According to The New York Times, about 40 percent of the existing buildings in Manhattan could not be built today due to the rules under New York City's current zoning code - some because they exceed the height limitations, and others have too many square feet dedicated to commercial uses. Speaking of building heights, the general conception seems to be: the taller the building, the more impressive the sight. For developers, it will mean more saleable square footage too. How does one then push the boundaries with the zoning code in place? Oiio—an architecture studio based in New York and Athens—has the answer.

 

Proving that you can have fun without breaking the rules, Oiio has conceived an architectural project for the world's longest tower to be built on Manhattan's 57th Street in New York City. Called 'The Big Bend', the conceptual building takes advantage of the height limitations under the city's zoning laws with a design that doubles back on itself at the peak to form an arch.

NYC may become the home to the longest building in the world

"There are many different ways that can make a building stand out, but in order to do so the building has to literally stand out. We usually learn about the tallest building and we are always impressed by its price per square foot," says Oiio. "New York City's zoning laws have created a peculiar set of tricks through which developers try to maximise their property's height in order to infuse it with the prestige of a high rise structure. But what if we substituted height with length? What if our buildings were long instead of tall? If we manage to bend our structure instead of bending the zoning rules of New York we could be able to create one of the most prestigious buildings in Manhattan."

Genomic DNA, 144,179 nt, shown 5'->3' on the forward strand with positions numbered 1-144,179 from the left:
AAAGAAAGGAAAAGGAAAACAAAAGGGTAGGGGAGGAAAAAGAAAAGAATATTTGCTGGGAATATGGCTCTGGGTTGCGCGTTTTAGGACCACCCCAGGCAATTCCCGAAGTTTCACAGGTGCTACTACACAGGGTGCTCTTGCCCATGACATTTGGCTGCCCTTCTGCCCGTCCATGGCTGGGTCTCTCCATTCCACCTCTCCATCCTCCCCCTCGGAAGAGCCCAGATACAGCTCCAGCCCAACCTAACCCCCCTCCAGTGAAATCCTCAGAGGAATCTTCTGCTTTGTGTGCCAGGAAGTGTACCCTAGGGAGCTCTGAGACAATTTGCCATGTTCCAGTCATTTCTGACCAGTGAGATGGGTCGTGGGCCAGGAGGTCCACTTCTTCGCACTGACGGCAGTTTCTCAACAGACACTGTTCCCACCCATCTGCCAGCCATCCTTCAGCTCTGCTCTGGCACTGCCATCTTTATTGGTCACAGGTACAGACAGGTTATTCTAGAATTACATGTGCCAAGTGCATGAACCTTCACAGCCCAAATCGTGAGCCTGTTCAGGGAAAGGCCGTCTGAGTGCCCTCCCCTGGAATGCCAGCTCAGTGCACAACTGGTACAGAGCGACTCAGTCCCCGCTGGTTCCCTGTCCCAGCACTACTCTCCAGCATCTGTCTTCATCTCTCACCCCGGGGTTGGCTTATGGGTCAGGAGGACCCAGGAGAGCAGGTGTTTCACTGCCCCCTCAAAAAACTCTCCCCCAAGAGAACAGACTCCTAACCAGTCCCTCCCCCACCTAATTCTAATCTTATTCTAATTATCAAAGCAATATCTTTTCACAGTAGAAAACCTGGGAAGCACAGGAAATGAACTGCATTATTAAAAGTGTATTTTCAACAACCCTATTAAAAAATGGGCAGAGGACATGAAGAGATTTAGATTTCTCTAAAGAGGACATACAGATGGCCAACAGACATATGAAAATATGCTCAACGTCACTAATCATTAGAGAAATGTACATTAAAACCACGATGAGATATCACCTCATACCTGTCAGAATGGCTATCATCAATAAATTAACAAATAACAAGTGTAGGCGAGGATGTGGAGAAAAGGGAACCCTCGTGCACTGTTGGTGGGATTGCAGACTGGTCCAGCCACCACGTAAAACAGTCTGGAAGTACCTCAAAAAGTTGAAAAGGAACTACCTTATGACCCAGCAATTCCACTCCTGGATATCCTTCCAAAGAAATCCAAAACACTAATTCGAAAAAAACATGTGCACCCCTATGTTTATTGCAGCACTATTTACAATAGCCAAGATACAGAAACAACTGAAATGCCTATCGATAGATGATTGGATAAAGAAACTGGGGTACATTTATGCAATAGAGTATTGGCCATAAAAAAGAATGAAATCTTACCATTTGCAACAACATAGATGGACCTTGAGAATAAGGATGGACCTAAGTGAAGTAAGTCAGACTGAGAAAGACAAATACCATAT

And there you have 'The Big Bend', Oiio's architectural solution to the height limitations of Manhattan. See the project's conceptual images and sketches here:

Related stories:

A look at the World Trade Center Oculus in photos

Art meets luxury travel aboard the E&O Express